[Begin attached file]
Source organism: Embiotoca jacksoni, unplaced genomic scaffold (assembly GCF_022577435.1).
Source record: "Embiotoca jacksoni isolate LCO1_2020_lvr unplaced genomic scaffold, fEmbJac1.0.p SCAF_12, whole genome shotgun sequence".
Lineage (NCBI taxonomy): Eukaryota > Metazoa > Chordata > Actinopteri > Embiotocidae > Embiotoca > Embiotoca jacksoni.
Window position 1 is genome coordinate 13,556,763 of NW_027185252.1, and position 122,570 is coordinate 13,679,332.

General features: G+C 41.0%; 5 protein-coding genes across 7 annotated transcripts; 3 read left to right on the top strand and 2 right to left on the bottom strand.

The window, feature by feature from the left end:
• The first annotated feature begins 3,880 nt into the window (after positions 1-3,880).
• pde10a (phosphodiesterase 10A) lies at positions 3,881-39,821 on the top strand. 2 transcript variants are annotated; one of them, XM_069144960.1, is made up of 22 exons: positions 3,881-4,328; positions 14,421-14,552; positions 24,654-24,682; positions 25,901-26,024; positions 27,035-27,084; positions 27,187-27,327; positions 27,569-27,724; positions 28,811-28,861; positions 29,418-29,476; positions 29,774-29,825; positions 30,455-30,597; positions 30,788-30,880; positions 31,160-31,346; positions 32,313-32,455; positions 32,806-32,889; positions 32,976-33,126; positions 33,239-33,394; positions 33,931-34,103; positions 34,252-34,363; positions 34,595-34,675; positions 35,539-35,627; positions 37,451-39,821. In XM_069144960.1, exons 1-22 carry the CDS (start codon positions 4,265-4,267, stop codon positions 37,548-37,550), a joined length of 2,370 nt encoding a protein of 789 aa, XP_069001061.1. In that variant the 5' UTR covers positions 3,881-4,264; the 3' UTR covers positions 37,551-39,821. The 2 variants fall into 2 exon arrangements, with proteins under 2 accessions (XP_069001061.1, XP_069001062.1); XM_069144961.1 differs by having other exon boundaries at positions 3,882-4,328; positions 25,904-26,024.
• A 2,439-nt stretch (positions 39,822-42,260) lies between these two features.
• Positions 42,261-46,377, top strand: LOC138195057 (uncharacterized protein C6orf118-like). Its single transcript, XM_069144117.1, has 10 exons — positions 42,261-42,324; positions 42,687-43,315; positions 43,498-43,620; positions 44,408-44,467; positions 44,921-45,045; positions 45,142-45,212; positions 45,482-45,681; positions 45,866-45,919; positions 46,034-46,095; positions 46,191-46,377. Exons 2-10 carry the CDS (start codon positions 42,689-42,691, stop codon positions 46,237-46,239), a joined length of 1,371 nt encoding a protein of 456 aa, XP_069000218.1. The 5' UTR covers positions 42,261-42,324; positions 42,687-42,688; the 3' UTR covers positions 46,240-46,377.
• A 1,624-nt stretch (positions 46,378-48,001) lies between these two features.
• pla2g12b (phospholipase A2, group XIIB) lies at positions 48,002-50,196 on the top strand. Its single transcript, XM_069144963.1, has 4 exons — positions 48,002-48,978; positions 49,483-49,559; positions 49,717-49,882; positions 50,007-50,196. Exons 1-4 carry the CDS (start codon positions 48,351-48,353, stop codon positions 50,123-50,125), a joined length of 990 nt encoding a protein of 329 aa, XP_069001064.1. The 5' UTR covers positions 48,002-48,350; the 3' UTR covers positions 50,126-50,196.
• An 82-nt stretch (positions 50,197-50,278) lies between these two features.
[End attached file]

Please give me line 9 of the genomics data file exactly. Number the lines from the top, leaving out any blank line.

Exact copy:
• A 2,439-nt stretch (positions 39,822-42,260) lies between these two features.